Current version: 3.1

Jan 14, 1999 -- Version 3.1 contains support for Typed Event Channels...

What is DataExchange?

DataExchange is a communications support library layered on top of PBIO . In particular, DataExchange provides support for establishing communication between agents, resolving differences between data formats used by multiple agents, forwarding data from agent to agent, and processing data within an agent.

In order to address dynamic client connection and data flow management, DataExchange provides support for a type of generative, or publish/subscribe, communications model .

In describing DataExchange behavior, it is useful to think of an individual DataExchange node as analogous to the pieces of hardware that make up a telephone exchange. Like a note in the telephone network, each DataExchange instance provides services and behavior that contributes to the collective behavior of a set of connected instances. The DataExchange library provides a simple name service to assist in connecting independent DataExchange instances into a functional network. Once the instances are connected, the library provides facilities for connected instances to select the types of messages that they receive, to block messages that they are not interested in, and to control the forwarding of messages to any other instances to which it is connected. To support data processing and analysis, DataExchange also allows application handler functions to be bound to message events.

What platforms does DataExchange support?

  • DataExchange is layered on top of PBIO and runs on the same targets as PBIO does.
  • Like PBIO, DataExchange is distributed with a configure script and should adapt itself to most rational Unix-based platforms.

    Where can I get source and documentation?

    DataExchange source is available for downloading in gzip or compress formats. Both of these distributions also contain a recent PBIO distribution since PBIO is required to build DataExchange. A manual describing DataExchange and containing basic usage information is also available. An older version of this paper exists as GIT-CC-96-17.

    A paper describing PBIO is also available. An earlier version of the PBIO paper appeared as College of Computing Tech Report GIT-CC-94-45. Bibtex entries for the technical reports follows:

      author =       "Greg Eisenhauer and Beth Schroeder",
      title =        "The DataExchange Library",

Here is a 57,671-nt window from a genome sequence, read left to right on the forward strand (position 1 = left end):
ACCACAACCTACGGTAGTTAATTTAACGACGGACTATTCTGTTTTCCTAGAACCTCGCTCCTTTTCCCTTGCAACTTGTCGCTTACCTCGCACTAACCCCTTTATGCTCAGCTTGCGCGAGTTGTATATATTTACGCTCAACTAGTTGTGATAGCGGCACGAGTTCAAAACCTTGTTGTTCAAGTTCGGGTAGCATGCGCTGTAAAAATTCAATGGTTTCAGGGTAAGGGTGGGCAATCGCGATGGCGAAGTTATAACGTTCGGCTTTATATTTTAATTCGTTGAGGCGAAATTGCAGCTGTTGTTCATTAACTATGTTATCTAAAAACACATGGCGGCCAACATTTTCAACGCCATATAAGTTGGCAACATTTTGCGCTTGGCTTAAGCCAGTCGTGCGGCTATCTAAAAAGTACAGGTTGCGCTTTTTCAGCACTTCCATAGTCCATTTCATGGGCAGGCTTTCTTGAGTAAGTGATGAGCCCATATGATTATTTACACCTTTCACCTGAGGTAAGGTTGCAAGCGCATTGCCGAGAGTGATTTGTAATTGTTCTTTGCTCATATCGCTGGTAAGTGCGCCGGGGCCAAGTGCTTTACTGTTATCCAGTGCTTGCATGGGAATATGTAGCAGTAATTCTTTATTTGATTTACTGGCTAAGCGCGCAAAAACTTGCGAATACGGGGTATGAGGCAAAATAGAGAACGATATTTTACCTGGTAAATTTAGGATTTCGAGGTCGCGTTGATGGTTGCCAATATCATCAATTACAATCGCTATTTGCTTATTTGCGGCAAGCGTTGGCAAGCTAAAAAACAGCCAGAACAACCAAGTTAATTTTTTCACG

institution =  "College of Computing, Georgia Institute of Technology",
      year =         "1996",
      number =       "GIT-CC-96-17",
      note =         "{\it (}",
      author =       "Greg Eisenhauer",
      title =        "Portable Self-Describing Binary Data Streams",
      institution =  "College of Computing, Georgia Institute of Technology",
      year =         "1994",
      number =       "GIT-CC-94-45",
      note =         "{\it (}",

    Known limitations

    Recent DataExchange news.

    Version 3.1 of DataExchange augments the basic Event Channel support with Typed Event Channels. This variant of the basic event channel mechanism transfers typed events in binary form in a heterogenous environment. See the Event Channel document for more information.

    Version 3.0 of DataExchange contains support for Event Channels, a new communications mechanism that use the same underlying communications infrastructure and provide for communication semantics that is in some ways similar to that provided by DataExchange. However, there are important differences that make Event Channels a more desirable communication abstraction for some applications. A more complete description of Event Channels is available

    All recent DataExchange releases support operation under Windows NT. This is a source-level release and may be difficult to compile under NT without environments similar to our development environment. Binary releases are under consideration for the future.

    Debugging DataExchange programs.

    Some general questions about debugging PBIO/DataExchange programs are answered in another document.

    This page is maintained by Greg Eisenhauer
    Last Modified Jun 23, 1999